For the maximum scent collect the blossoms as soon as they open, and put them in the water asap. This works best of course if you have lots of rose bushes. Also--the best roses for this are rugosa roses. The less altered the roses the better. Meaning generally the fewer "petals." Please ask me if this is confusing. I am an herbalist and botany enthusiast.

Distilled rosewater is not expensive in the US if you go to a Middle Eastern or Indian store. It should be under $3.

HTH
~Myrrh

Yes, this method was posted in a link above. It seems like a much more efficient way than the way I did it. I definitely would try this for my next batch.
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Old June 14th, 2006, 08:16 AM   #23
myrrh78
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That's great.

I hadn't checked the link yet. The funny thing is I even have that little booklet by Rosemary Gladstar, but that isn't where I learned how to make rosewater . I learned in my herbalism apprenticeship. It's also in Discovering Wild Plants by Janice Schofield, a great book for people in the Pacific Northwest or Western Alaska. Roses are abundant and wild here, especially near the coast.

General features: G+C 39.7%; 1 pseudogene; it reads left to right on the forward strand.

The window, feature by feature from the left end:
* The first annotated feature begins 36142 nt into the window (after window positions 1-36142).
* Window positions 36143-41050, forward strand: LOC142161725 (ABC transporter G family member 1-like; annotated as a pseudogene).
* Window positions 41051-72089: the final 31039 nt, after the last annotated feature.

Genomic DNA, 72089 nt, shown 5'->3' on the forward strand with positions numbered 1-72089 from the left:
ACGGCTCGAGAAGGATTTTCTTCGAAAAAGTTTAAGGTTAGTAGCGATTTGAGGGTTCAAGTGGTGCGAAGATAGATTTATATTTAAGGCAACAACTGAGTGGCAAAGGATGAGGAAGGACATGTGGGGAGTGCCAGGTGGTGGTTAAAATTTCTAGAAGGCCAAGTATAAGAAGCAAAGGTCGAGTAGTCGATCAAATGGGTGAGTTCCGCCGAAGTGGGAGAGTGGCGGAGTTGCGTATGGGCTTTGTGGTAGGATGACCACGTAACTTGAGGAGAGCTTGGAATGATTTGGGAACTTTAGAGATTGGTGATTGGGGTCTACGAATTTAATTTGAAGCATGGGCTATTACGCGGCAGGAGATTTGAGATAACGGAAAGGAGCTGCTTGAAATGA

Rosemary Gladstar is so cool. On a hair note -in that booklet she goes over how to henna your hair, she calls it "henna lights."
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Old June 14th, 2006, 10:49 AM   #24
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Quote:
Originally Posted by myrrh78
Distilled rosewater is not expensive in the US if you go to a Middle Eastern or Indian store. It should be under $3.

HTH
~Myrrh

Thats the type I have... and I am very pleased with it.

I also use it as a toner.
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Old June 14th, 2006, 05:10 PM   #25
Hedera
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You might want to be careful though: most roses are grown using a lot of pesticides, anti-fungals and other nasties...

Don't want to put any of that on your face!
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Old June 14th, 2006, 05:19 PM   #26
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Quote: